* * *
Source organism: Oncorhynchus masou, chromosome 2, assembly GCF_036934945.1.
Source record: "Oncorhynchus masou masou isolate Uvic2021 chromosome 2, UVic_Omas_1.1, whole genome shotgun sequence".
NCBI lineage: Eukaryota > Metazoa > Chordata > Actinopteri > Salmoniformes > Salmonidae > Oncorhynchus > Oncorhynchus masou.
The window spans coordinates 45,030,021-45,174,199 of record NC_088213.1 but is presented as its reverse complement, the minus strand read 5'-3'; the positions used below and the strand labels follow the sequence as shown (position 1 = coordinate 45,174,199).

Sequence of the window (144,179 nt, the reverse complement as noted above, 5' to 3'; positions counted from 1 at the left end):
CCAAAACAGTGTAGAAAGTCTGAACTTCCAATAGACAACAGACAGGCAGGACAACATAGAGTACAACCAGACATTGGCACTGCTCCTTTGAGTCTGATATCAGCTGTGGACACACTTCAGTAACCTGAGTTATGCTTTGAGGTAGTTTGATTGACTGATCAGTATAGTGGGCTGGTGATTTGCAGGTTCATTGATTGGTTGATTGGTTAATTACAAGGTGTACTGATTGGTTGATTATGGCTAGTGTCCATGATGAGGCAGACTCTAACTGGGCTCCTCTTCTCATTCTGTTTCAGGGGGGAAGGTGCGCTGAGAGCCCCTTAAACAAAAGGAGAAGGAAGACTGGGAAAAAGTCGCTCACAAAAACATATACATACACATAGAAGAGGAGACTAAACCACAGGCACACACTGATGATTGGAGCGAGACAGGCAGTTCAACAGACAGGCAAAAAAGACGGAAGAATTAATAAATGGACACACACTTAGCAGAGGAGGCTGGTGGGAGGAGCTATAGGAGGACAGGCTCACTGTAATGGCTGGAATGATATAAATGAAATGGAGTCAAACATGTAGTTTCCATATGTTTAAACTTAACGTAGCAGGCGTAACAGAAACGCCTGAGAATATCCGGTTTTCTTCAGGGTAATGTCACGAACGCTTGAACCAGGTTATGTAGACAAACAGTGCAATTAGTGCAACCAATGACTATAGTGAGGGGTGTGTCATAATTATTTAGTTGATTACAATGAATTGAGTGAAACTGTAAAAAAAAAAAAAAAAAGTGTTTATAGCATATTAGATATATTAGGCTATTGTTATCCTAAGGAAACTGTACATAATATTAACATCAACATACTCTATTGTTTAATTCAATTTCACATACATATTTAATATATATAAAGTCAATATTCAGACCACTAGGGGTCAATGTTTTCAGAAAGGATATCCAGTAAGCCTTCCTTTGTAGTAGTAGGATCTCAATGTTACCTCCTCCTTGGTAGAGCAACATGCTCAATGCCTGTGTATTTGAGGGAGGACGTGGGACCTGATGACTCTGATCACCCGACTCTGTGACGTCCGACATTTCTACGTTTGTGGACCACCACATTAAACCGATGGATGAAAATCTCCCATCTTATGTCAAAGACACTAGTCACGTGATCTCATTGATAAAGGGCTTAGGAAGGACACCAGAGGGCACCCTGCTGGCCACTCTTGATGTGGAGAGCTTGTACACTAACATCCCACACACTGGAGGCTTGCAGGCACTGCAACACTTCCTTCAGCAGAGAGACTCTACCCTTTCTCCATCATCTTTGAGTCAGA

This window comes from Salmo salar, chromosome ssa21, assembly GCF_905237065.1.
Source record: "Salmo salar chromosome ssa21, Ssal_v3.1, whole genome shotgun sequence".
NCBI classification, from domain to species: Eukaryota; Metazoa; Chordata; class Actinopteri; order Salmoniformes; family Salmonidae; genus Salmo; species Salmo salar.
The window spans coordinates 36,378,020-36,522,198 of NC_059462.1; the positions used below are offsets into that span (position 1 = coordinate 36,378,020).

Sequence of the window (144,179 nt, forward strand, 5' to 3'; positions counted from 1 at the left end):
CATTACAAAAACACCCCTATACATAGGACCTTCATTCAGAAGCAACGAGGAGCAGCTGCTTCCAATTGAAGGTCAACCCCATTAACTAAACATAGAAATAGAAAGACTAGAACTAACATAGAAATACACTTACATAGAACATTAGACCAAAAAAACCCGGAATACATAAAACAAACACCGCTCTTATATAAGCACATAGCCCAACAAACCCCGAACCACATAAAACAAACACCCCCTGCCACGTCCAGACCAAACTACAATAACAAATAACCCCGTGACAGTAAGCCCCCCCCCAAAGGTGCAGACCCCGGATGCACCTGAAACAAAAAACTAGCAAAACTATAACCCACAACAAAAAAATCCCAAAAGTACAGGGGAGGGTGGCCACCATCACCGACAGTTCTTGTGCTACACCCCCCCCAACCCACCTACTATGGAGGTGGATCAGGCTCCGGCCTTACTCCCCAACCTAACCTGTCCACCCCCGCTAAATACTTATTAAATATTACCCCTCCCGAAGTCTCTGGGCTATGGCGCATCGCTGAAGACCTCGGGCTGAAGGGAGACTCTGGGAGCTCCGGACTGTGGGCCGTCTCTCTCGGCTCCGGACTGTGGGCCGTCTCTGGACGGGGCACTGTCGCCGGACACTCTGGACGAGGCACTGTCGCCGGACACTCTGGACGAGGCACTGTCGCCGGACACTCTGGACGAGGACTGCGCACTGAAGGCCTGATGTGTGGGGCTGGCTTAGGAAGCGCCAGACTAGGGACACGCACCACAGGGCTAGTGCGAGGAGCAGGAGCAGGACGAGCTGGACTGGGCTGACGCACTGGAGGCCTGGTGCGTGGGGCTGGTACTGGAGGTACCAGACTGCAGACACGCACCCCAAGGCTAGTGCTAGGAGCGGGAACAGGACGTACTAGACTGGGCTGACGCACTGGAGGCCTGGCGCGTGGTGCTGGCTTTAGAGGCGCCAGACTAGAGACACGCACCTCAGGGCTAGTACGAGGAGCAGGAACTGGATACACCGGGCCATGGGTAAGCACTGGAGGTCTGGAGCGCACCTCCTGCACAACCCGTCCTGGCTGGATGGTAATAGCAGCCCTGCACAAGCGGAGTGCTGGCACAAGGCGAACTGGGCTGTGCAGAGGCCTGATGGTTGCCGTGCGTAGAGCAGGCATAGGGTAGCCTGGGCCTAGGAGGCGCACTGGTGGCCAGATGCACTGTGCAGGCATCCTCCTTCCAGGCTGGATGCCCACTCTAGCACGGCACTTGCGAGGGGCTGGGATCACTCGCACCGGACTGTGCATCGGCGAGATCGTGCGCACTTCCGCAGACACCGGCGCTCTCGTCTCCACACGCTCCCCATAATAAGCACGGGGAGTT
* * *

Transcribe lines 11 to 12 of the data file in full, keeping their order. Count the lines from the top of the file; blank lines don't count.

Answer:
Sequence of the window (144,179 nt, forward strand, 5' to 3'; positions counted from 1 at the left end):
CATTACAAAAACACCCCTATACATAGGACCTTCATTCAGAAGCAACGAGGAGCAGCTGCTTCCAATTGAAGGTCAACCCCATTAACTAAACATAGAAATAGAAAGACTAGAACTAACATAGAAATACACTTACATAGAACATTAGACCAAAAAAACCCGGAATACATAAAACAAACACCGCTCTTATATAAGCACATAGCCCAACAAACCCCGAACCACATAAAACAAACACCCCCTGCCACGTCCAGACCAAACTACAATAACAAATAACCCCGTGACAGTAAGCCCCCCCCCAAAGGTGCAGACCCCGGATGCACCTGAAACAAAAAACTAGCAAAACTATAACCCACAACAAAAAAATCCCAAAAGTACAGGGGAGGGTGGCCACCATCACCGACAGTTCTTGTGCTACACCCCCCCCAACCCACCTACTATGGAGGTGGATCAGGCTCCGGCCTTACTCCCCAACCTAACCTGTCCACCCCCGCTAAATACTTATTAAATATTACCCCTCCCGAAGTCTCTGGGCTATGGCGCATCGCTGAAGACCTCGGGCTGAAGGGAGACTCTGGGAGCTCCGGACTGTGGGCCGTCTCTCTCGGCTCCGGACTGTGGGCCGTCTCTGGACGGGGCACTGTCGCCGGACACTCTGGACGAGGCACTGTCGCCGGACACTCTGGACGAGGCACTGTCGCCGGACACTCTGGACGAGGACTGCGCACTGAAGGCCTGATGTGTGGGGCTGGCTTAGGAAGCGCCAGACTAGGGACACGCACCACAGGGCTAGTGCGAGGAGCAGGAGCAGGACGAGCTGGACTGGGCTGACGCACTGGAGGCCTGGTGCGTGGGGCTGGTACTGGAGGTACCAGACTGCAGACACGCACCCCAAGGCTAGTGCTAGGAGCGGGAACAGGACGTACTAGACTGGGCTGACGCACTGGAGGCCTGGCGCGTGGTGCTGGCTTTAGAGGCGCCAGACTAGAGACACGCACCTCAGGGCTAGTACGAGGAGCAGGAACTGGATACACCGGGCCATGGGTAAGCACTGGAGGTCTGGAGCGCACCTCCTGCACAACCCGTCCTGGCTGGATGGTAATAGCAGCCCTGCACAAGCGGAGTGCTGGCACAAGGCGAACTGGGCTGTGCAGAGGCCTGATGGTTGCCGTGCGTAGAGCAGGCATAGGGTAGCCTGGGCCTAGGAGGCGCACTGGTGGCCAGATGCACTGTGCAGGCATCCTCCTTCCAGGCTGGATGCCCACTCTAGCACGGCACTTGCGAGGGGCTGGGATCACTCGCACCGGACTGTGCATCGGCGAGATCGTGCGCACTTCCGCAGACACCGGCGCTCTCGTCTCCACACGCTCCCCATAATAAGCACGGGGAGTT